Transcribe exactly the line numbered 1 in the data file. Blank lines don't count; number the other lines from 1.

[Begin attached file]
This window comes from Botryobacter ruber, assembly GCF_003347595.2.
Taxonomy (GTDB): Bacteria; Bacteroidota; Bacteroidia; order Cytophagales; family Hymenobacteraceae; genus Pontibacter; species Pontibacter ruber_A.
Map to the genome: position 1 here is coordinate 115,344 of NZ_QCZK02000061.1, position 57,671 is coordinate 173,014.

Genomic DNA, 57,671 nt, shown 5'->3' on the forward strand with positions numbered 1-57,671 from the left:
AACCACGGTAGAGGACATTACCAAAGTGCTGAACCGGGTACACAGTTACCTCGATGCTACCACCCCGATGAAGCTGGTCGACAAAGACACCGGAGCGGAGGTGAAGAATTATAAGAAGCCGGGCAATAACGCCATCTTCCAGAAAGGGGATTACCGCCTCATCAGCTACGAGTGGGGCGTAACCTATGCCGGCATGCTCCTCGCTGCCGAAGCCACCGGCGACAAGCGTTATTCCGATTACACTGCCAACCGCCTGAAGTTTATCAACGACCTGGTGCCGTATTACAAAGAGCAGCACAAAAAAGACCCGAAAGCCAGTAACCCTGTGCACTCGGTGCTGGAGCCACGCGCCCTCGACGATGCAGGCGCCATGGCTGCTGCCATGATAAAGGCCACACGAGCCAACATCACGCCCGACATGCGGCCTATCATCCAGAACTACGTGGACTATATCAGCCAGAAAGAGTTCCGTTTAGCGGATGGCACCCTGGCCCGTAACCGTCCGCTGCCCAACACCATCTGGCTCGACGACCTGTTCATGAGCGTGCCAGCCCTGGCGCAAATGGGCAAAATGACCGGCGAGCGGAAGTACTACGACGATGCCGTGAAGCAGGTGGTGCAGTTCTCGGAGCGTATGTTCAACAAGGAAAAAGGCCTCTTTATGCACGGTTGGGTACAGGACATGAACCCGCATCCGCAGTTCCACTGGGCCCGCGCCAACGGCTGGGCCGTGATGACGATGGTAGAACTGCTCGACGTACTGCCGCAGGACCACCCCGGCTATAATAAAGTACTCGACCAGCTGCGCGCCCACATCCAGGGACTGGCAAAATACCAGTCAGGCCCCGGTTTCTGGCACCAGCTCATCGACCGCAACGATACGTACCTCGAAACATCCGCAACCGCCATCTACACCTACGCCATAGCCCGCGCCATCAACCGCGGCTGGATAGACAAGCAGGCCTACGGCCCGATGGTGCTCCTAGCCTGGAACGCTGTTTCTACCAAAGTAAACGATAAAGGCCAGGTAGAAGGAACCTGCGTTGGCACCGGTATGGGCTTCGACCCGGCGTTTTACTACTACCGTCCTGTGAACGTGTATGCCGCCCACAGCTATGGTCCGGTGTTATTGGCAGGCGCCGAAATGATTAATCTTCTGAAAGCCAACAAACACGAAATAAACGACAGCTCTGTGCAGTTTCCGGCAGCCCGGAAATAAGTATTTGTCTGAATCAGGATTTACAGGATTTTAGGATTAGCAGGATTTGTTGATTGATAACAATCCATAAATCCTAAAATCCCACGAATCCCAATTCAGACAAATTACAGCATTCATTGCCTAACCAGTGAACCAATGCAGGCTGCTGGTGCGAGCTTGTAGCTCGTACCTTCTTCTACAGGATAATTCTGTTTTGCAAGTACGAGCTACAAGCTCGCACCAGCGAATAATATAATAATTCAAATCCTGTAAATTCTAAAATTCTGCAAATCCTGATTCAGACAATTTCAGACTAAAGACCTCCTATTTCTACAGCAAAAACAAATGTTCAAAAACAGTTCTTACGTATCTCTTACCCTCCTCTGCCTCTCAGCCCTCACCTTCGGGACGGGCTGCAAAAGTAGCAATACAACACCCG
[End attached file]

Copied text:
This window comes from Botryobacter ruber, assembly GCF_003347595.2.